Daily News: January 19, 2015

B. Riley, Great American Provide Wet Seal DIP Financing

The Wet Seal specialty retailer announced it filed voluntary petitions for relief under Chapter 11 of the U.S. Bankruptcy Code in the U.S. Bankruptcy Court for the District of Delaware on January 15, 2015. The company will continue to operate its business as debtors-in-possession under the jurisdiction of the bankruptcy court and in accordance with the applicable provisions of the Bankruptcy Code and the orders of the bankruptcy court.

In connection with the Chapter 11 cases, the company has negotiated a debtor in possession financing arrangement DIP and plan sponsorship agreement PSA with B. Riley Financial, the parent of B. Riley & Co and Great American Group and its affiliates and designees.

The DIP provides for a $20 million term loan facility, subject to certain limitations and conditions, including a $5 million availability block at closing, from B. Riley to be funded on an interim and final basis. This loan facility will provide availability to fund the company’s operations during the Chapter 11 cases, including to the company’s vendors and other purveyors of goods and services. The company also expects to continue to fund operations from cash on hand and cash generated during the cases. The DIP is subject to bankruptcy court approval and the satisfaction of specified closing conditions. The company also expects to continue to receive certain financial accommodations from its existing lender, Bank of America, including continued cash management services.

The PSA provides a comprehensive blueprint for the company’s emergence from Chapter 11 as a going concern pursuant to a plan of reorganization, under which B. Riley has agreed to provide funding and will receive a majority of the stock in the reorganized company at emergence. The PSA contains certain milestones and conditions, including Bankruptcy Court approval of the company’s assumption of the PSA. The transactions contemplated in the PSA, in turn, are subject to conditions and confirmation and effectiveness of the plan of reorganization.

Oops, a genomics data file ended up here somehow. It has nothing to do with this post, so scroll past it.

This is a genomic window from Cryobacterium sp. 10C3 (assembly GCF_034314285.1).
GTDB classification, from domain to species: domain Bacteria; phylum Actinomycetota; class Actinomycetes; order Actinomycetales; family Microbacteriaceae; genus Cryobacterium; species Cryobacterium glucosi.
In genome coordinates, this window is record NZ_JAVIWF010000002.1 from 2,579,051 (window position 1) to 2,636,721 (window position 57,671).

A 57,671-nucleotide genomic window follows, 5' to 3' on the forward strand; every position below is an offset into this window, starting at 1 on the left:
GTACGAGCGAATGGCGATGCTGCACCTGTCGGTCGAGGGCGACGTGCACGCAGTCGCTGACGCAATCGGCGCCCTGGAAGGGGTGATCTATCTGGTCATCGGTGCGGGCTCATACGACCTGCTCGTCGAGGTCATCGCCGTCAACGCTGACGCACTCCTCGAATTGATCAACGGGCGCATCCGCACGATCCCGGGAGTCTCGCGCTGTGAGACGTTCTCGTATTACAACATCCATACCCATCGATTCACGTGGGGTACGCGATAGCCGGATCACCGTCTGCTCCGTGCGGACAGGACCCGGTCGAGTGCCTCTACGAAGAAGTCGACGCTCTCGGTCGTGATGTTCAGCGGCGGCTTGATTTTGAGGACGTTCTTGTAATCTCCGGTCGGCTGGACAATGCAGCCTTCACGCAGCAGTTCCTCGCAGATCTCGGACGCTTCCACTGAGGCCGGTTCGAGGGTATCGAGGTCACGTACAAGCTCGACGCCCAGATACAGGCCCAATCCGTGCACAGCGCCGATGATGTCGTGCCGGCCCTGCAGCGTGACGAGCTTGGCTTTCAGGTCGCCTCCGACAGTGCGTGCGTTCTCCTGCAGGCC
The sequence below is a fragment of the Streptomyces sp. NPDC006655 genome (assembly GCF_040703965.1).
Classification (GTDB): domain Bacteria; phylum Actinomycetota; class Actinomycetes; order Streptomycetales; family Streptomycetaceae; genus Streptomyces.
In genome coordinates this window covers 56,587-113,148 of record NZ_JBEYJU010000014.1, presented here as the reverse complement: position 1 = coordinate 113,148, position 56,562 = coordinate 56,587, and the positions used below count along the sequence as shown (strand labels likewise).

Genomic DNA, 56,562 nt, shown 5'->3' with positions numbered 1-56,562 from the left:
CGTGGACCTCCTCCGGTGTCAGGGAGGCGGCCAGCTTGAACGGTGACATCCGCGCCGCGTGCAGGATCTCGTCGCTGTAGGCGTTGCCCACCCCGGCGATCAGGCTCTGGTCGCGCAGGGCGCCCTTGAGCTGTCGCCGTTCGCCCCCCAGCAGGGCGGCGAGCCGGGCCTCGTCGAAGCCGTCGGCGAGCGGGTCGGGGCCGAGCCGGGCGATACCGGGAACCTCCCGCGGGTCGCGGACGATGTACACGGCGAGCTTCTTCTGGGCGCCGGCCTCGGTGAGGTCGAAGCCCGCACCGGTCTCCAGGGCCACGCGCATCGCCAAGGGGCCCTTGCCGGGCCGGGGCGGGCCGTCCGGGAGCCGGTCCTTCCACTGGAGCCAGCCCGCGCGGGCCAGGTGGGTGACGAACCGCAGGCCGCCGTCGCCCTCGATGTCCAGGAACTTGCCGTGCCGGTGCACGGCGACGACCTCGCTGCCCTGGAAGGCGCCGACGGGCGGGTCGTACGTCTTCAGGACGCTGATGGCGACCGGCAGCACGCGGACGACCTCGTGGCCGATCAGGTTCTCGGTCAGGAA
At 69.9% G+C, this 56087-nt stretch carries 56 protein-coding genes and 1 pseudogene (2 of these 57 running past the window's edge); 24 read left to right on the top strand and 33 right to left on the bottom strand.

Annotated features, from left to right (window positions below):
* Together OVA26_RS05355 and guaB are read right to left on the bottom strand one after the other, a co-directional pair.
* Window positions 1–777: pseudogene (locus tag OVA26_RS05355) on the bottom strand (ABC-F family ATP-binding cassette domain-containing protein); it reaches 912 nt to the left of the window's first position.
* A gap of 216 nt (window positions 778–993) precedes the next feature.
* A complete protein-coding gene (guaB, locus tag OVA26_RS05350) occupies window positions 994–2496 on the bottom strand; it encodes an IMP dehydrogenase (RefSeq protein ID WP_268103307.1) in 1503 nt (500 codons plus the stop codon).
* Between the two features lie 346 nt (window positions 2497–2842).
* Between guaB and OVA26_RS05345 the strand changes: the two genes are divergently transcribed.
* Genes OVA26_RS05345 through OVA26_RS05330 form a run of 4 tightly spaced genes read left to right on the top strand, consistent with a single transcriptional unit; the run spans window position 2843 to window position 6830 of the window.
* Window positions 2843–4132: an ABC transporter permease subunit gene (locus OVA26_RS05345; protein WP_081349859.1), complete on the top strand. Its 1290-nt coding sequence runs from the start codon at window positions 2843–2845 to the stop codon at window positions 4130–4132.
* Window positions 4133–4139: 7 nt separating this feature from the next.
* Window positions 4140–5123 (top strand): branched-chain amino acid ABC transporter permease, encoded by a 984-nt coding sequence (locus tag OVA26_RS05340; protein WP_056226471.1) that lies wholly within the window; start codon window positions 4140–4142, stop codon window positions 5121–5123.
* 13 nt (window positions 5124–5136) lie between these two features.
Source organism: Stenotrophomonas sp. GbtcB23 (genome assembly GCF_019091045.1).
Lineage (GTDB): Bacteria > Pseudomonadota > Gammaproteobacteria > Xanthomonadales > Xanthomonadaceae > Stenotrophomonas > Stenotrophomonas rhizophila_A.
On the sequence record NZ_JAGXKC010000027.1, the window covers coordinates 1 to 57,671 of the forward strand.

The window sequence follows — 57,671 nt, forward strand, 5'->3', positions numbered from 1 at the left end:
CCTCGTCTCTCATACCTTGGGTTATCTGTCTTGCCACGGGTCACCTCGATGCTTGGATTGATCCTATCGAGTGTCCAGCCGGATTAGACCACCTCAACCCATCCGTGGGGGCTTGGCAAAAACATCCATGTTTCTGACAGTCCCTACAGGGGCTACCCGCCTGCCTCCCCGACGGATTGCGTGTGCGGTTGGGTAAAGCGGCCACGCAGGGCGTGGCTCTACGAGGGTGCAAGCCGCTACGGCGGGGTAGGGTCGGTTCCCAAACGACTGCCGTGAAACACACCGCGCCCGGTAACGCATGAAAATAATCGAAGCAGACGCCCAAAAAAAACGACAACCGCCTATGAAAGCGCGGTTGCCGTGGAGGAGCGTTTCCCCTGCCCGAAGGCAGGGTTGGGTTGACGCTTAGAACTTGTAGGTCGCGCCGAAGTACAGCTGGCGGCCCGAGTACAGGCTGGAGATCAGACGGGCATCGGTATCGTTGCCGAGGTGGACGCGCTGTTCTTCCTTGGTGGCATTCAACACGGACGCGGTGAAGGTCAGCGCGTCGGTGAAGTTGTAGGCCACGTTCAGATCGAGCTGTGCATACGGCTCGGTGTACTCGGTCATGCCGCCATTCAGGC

In connection with the bankruptcy filing, the company is seeking customary authority from the bankruptcy court that will enable it to continue to operate and serve its customers. The requested approvals include requests for the authority to make wage and salary payments, continue various benefits for employees, and honor certain customer programs, such as gift cards and returns on merchandise purchased prior to the bankruptcy filing.

As of January 12, 2015 the company had approximately $31 million of cash on the balance sheet, including nearly $11 million of cash used to collateralize letters of credit. The additional financing from the DIP is expected to provide the company with an immediate source of additional funds. These funding sources are expected to enable Wet Seal to satisfy the customary obligations associated with the daily operation of its business, including the timely payment of employee wages and other obligations.

“We are pleased to provide financial assistance to The Wet Seal in its efforts to revive this iconic fashion retailer,” said Bryant Riley, Chairman, of B. Riley Financial. “Taking a collaborative approach, and tapping our vast array of financial services, we believe that we have developed a financial solution that should benefit all parties involved.”

Ed Thomas, CEO of The Wet Seal, stated, “After careful consideration, the board of directors unanimously concluded that filing for Chapter 11 was the appropriate course of action for the company. Overall, we continue to believe in The Wet Seal and remain committed to executing on the strategic steps that we already started. We are thrilled to be working with B. Riley and other constituencies toward the successful and prompt emergence of the company from Chapter 11.”

The company indicated that it expects to provide additional details with respect to the Chapter 11 filing as soon as they are available. The PSA provides that the Company will file and support a plan of reorganization that will not provide consideration to the holders of the Company’s common stock.